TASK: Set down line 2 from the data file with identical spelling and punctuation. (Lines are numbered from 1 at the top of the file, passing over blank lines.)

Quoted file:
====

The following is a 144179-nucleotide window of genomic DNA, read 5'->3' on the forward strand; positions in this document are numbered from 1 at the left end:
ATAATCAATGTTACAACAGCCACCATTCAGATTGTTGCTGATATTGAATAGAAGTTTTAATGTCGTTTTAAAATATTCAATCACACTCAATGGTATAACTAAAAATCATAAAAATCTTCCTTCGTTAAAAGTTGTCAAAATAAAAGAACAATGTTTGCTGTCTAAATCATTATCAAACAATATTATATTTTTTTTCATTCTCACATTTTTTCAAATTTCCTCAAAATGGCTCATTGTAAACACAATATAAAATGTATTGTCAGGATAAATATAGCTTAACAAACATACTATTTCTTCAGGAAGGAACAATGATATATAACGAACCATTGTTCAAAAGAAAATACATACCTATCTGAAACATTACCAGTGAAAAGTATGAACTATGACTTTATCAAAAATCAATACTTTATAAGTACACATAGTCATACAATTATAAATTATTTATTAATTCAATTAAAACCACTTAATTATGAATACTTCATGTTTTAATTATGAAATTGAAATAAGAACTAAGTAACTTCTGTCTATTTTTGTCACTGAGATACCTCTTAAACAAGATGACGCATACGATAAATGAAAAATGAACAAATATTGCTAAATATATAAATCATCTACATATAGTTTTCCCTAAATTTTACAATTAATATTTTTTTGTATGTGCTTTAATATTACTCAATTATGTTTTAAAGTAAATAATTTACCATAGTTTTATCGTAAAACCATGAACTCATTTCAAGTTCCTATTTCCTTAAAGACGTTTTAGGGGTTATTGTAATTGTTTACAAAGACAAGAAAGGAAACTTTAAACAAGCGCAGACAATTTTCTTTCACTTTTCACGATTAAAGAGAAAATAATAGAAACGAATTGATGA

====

ATAATCAATGTTACAACAGCCACCATTCAGATTGTTGCTGATATTGAATAGAAGTTTTAATGTCGTTTTAAAATATTCAATCACACTCAATGGTATAACTAAAAATCATAAAAATCTTCCTTCGTTAAAAGTTGTCAAAATAAAAGAACAATGTTTGCTGTCTAAATCATTATCAAACAATATTATATTTTTTTTCATTCTCACATTTTTTCAAATTTCCTCAAAATGGCTCATTGTAAACACAATATAAAATGTATTGTCAGGATAAATATAGCTTAACAAACATACTATTTCTTCAGGAAGGAACAATGATATATAACGAACCATTGTTCAAAAGAAAATACATACCTATCTGAAACATTACCAGTGAAAAGTATGAACTATGACTTTATCAAAAATCAATACTTTATAAGTACACATAGTCATACAATTATAAATTATTTATTAATTCAATTAAAACCACTTAATTATGAATACTTCATGTTTTAATTATGAAATTGAAATAAGAACTAAGTAACTTCTGTCTATTTTTGTCACTGAGATACCTCTTAAACAAGATGACGCATACGATAAATGAAAAATGAACAAATATTGCTAAATATATAAATCATCTACATATAGTTTTCCCTAAATTTTACAATTAATATTTTTTTGTATGTGCTTTAATATTACTCAATTATGTTTTAAAGTAAATAATTTACCATAGTTTTATCGTAAAACCATGAACTCATTTCAAGTTCCTATTTCCTTAAAGACGTTTTAGGGGTTATTGTAATTGTTTACAAAGACAAGAAAGGAAACTTTAAACAAGCGCAGACAATTTTCTTTCACTTTTCACGATTAAAGAGAAAATAATAGAAACGAATTGATGA